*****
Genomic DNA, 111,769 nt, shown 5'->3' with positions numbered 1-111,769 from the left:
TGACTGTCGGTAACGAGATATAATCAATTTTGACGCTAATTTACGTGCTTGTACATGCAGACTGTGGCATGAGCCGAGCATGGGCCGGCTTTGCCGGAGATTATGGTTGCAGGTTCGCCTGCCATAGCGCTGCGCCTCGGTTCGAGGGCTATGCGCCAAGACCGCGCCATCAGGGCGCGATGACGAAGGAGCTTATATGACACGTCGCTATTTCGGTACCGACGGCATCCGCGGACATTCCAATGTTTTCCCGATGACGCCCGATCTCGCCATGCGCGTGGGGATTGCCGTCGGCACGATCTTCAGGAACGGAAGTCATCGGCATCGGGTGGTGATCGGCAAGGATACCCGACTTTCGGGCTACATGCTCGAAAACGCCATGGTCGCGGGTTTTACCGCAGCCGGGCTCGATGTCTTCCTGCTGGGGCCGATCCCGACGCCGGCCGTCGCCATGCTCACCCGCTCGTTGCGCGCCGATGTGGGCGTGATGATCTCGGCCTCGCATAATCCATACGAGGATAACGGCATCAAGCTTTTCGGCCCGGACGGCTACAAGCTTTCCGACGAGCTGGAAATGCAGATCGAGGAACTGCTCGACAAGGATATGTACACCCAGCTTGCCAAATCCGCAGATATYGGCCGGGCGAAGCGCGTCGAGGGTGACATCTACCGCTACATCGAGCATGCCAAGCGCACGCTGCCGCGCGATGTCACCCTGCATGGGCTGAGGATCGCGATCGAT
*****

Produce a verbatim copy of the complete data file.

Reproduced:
Genomic DNA, 111,769 nt, shown 5'->3' with positions numbered 1-111,769 from the left:
TGACTGTCGGTAACGAGATATAATCAATTTTGACGCTAATTTACGTGCTTGTACATGCAGACTGTGGCATGAGCCGAGCATGGGCCGGCTTTGCCGGAGATTATGGTTGCAGGTTCGCCTGCCATAGCGCTGCGCCTCGGTTCGAGGGCTATGCGCCAAGACCGCGCCATCAGGGCGCGATGACGAAGGAGCTTATATGACACGTCGCTATTTCGGTACCGACGGCATCCGCGGACATTCCAATGTTTTCCCGATGACGCCCGATCTCGCCATGCGCGTGGGGATTGCCGTCGGCACGATCTTCAGGAACGGAAGTCATCGGCATCGGGTGGTGATCGGCAAGGATACCCGACTTTCGGGCTACATGCTCGAAAACGCCATGGTCGCGGGTTTTACCGCAGCCGGGCTCGATGTCTTCCTGCTGGGGCCGATCCCGACGCCGGCCGTCGCCATGCTCACCCGCTCGTTGCGCGCCGATGTGGGCGTGATGATCTCGGCCTCGCATAATCCATACGAGGATAACGGCATCAAGCTTTTCGGCCCGGACGGCTACAAGCTTTCCGACGAGCTGGAAATGCAGATCGAGGAACTGCTCGACAAGGATATGTACACCCAGCTTGCCAAATCCGCAGATATYGGCCGGGCGAAGCGCGTCGAGGGTGACATCTACCGCTACATCGAGCATGCCAAGCGCACGCTGCCGCGCGATGTCACCCTGCATGGGCTGAGGATCGCGATCGAT